150 H: Blank white dial plate used on pay phones in conjunction with a "Daisy Wheel"

« Last Edit: October 22, 2015, 08:24:18 PM by Sargeguy »
Greg Sargeant
Providence, RI
TCI /ATCA #4409

Offline Sargeguy

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Re: Dial plates found on Western Electric Telephones
« Reply #3 on: November 29, 2013, 10:34:57 AM »
"6A" dial plates

Found only on early #6 dials these plates feature a dot above the 0.  The date is either stamped on the back or enameled on the front.  They came in both "Z" operator and "No Z" versions.  They look similar to the 164A but lack the holes for a retaining ring and are not compatible with earlier dials.





Earlier version with the "Z"



Later version without the "Z"

164 Dial Plate

164A Common "Universal" dial plate that is backwards compatible with previous dials

164B Blank dial plate used on pay phones





Interestingly LarryinMichigan owns a Connecticut phone with a 6A dial and a dial plate marked 154B.  It has a numeric plate with no "Operator" around the 0:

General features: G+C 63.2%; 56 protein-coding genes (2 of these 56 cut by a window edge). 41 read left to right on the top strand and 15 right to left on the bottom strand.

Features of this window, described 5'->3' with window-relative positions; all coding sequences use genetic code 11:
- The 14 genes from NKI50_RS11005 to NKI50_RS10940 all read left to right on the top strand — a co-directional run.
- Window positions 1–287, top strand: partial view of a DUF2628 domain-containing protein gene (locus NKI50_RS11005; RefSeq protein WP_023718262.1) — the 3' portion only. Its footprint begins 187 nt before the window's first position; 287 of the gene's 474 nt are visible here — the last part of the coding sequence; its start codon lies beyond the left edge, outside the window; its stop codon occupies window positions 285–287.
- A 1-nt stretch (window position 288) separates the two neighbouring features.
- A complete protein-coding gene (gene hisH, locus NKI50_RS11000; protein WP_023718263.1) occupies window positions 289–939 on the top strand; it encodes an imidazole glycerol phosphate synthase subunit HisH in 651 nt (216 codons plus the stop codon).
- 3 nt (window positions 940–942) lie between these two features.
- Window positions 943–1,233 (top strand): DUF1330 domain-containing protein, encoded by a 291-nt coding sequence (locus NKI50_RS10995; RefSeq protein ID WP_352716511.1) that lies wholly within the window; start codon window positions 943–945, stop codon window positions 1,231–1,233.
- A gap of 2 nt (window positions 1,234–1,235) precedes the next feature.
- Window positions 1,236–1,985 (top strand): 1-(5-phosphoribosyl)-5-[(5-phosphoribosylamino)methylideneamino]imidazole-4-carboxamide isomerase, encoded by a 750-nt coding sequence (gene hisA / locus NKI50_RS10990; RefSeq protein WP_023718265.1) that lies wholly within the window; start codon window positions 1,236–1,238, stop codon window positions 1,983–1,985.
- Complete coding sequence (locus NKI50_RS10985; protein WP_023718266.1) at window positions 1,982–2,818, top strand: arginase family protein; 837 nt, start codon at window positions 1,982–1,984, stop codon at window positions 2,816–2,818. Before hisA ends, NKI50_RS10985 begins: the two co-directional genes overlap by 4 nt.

http://www.classicrotaryphones.com/forum/index.php?topic=8731.15



164C Black dots only used on 5302



164D White dots only used on beige or green payphones with clear fingerwheels



The Northern Electric version is similar to the Western Electric version except that the numbers are black instead of red. 

« Last Edit: October 22, 2015, 08:28:50 PM by Sargeguy »
Greg Sargeant
Providence, RI
TCI /ATCA #4409

Offline Sargeguy

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Re: Dial plates found on Western Electric Telephones
« Reply #4 on: November 29, 2013, 08:34:19 PM »
References and acknowledgements

Thanks to poplar1, rdelius, and LarryinMichigan for the help.  I also relied heavily on Phone Man Dave's site: http://www.phonemandave.net/ for a lot of info.
Greg Sargeant
Providence, RI
TCI /ATCA #4409

unbeldi